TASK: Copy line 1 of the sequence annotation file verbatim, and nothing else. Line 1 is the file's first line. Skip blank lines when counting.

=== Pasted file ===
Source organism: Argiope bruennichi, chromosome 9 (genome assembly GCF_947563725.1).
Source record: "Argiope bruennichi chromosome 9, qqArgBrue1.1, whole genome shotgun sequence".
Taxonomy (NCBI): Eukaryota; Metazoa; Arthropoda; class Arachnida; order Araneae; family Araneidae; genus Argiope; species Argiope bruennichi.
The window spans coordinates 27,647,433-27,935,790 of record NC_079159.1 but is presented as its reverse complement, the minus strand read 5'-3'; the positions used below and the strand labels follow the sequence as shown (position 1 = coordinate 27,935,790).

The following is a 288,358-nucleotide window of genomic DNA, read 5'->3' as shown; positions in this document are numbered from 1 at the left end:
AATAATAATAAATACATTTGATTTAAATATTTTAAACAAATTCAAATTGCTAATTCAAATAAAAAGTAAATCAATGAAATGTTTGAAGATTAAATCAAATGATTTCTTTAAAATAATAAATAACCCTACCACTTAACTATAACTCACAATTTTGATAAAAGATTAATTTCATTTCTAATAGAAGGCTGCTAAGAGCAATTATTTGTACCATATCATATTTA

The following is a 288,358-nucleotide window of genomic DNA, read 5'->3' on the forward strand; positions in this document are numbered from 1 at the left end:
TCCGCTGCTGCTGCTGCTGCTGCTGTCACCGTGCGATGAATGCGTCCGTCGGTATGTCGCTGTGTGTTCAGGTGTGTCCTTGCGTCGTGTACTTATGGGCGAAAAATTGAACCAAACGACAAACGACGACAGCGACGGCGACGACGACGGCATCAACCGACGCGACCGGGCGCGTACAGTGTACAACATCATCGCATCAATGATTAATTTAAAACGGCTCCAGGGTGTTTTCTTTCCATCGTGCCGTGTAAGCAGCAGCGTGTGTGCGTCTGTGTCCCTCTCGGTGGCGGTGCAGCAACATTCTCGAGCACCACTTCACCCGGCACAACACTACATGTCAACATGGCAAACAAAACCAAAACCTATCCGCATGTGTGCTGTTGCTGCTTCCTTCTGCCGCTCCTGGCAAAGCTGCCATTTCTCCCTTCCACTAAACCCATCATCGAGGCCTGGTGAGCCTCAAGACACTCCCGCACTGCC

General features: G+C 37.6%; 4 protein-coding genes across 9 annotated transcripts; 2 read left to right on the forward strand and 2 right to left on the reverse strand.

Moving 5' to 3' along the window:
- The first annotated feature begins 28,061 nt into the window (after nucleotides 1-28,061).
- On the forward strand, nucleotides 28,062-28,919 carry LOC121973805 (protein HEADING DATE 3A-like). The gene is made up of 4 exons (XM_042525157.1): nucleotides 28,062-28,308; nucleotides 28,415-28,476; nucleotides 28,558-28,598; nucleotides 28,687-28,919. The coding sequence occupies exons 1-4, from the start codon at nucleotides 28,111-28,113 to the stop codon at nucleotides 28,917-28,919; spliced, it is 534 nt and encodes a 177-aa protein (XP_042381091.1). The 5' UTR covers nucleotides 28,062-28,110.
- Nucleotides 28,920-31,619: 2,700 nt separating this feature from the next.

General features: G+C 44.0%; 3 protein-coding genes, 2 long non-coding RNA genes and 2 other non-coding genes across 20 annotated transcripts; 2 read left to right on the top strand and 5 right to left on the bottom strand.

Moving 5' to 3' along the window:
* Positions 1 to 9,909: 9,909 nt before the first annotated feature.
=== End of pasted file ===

Source organism: Argiope bruennichi, chromosome 9 (genome assembly GCF_947563725.1).